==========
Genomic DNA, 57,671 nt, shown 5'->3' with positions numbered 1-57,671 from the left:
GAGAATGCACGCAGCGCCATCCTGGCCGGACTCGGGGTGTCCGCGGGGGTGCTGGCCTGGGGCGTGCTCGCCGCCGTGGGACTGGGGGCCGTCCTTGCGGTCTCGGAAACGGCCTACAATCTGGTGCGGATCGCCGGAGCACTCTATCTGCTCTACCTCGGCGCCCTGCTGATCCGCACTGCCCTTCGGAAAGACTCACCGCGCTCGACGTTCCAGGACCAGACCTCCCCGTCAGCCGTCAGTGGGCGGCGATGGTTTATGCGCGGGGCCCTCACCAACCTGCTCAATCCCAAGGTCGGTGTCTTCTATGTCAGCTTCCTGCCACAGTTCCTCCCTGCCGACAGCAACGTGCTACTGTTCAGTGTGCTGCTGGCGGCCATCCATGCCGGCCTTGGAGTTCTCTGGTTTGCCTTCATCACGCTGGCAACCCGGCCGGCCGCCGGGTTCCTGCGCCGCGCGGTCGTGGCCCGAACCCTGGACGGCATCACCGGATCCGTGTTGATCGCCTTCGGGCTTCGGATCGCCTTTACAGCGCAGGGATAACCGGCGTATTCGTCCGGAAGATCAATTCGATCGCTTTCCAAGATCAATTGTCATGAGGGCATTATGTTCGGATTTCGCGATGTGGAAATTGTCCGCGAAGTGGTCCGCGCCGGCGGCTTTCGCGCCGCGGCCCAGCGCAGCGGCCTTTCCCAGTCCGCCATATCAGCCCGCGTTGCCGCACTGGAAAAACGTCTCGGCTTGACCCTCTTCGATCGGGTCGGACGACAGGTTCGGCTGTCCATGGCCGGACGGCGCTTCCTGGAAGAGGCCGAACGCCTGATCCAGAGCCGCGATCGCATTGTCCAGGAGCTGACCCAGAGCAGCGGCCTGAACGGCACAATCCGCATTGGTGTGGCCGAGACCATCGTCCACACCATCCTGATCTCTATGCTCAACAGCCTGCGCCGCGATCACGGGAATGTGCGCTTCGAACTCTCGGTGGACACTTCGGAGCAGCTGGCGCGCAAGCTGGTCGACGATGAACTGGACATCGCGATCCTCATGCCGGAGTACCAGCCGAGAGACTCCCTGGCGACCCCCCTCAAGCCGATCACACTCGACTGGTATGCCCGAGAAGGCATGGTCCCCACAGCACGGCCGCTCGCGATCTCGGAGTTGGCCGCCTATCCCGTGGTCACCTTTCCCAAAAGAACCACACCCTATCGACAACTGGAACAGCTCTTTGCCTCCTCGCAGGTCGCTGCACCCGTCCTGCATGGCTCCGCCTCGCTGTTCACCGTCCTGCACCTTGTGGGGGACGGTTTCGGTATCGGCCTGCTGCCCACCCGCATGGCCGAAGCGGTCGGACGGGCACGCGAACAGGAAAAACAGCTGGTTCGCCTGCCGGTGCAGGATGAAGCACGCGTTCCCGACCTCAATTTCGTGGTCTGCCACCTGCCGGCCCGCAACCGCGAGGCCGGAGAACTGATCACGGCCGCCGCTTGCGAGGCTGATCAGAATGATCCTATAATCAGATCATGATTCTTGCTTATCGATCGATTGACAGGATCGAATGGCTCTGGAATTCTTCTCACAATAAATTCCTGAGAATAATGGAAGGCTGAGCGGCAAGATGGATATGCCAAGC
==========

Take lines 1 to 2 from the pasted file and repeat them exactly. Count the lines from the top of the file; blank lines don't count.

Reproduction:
Genomic DNA, 57,671 nt, shown 5'->3' with positions numbered 1-57,671 from the left:
GAGAATGCACGCAGCGCCATCCTGGCCGGACTCGGGGTGTCCGCGGGGGTGCTGGCCTGGGGCGTGCTCGCCGCCGTGGGACTGGGGGCCGTCCTTGCGGTCTCGGAAACGGCCTACAATCTGGTGCGGATCGCCGGAGCACTCTATCTGCTCTACCTCGGCGCCCTGCTGATCCGCACTGCCCTTCGGAAAGACTCACCGCGCTCGACGTTCCAGGACCAGACCTCCCCGTCAGCCGTCAGTGGGCGGCGATGGTTTATGCGCGGGGCCCTCACCAACCTGCTCAATCCCAAGGTCGGTGTCTTCTATGTCAGCTTCCTGCCACAGTTCCTCCCTGCCGACAGCAACGTGCTACTGTTCAGTGTGCTGCTGGCGGCCATCCATGCCGGCCTTGGAGTTCTCTGGTTTGCCTTCATCACGCTGGCAACCCGGCCGGCCGCCGGGTTCCTGCGCCGCGCGGTCGTGGCCCGAACCCTGGACGGCATCACCGGATCCGTGTTGATCGCCTTCGGGCTTCGGATCGCCTTTACAGCGCAGGGATAACCGGCGTATTCGTCCGGAAGATCAATTCGATCGCTTTCCAAGATCAATTGTCATGAGGGCATTATGTTCGGATTTCGCGATGTGGAAATTGTCCGCGAAGTGGTCCGCGCCGGCGGCTTTCGCGCCGCGGCCCAGCGCAGCGGCCTTTCCCAGTCCGCCATATCAGCCCGCGTTGCCGCACTGGAAAAACGTCTCGGCTTGACCCTCTTCGATCGGGTCGGACGACAGGTTCGGCTGTCCATGGCCGGACGGCGCTTCCTGGAAGAGGCCGAACGCCTGATCCAGAGCCGCGATCGCATTGTCCAGGAGCTGACCCAGAGCAGCGGCCTGAACGGCACAATCCGCATTGGTGTGGCCGAGACCATCGTCCACACCATCCTGATCTCTATGCTCAACAGCCTGCGCCGCGATCACGGGAATGTGCGCTTCGAACTCTCGGTGGACACTTCGGAGCAGCTGGCGCGCAAGCTGGTCGACGATGAACTGGACATCGCGATCCTCATGCCGGAGTACCAGCCGAGAGACTCCCTGGCGACCCCCCTCAAGCCGATCACACTCGACTGGTATGCCCGAGAAGGCATGGTCCCCACAGCACGGCCGCTCGCGATCTCGGAGTTGGCCGCCTATCCCGTGGTCACCTTTCCCAAAAGAACCACACCCTATCGACAACTGGAACAGCTCTTTGCCTCCTCGCAGGTCGCTGCACCCGTCCTGCATGGCTCCGCCTCGCTGTTCACCGTCCTGCACCTTGTGGGGGACGGTTTCGGTATCGGCCTGCTGCCCACCCGCATGGCCGAAGCGGTCGGACGGGCACGCGAACAGGAAAAACAGCTGGTTCGCCTGCCGGTGCAGGATGAAGCACGCGTTCCCGACCTCAATTTCGTGGTCTGCCACCTGCCGGCCCGCAACCGCGAGGCCGGAGAACTGATCACGGCCGCCGCTTGCGAGGCTGATCAGAATGATCCTATAATCAGATCATGATTCTTGCTTATCGATCGATTGACAGGATCGAATGGCTCTGGAATTCTTCTCACAATAAATTCCTGAGAATAATGGAAGGCTGAGCGGCAAGATGGATATGCCAAGC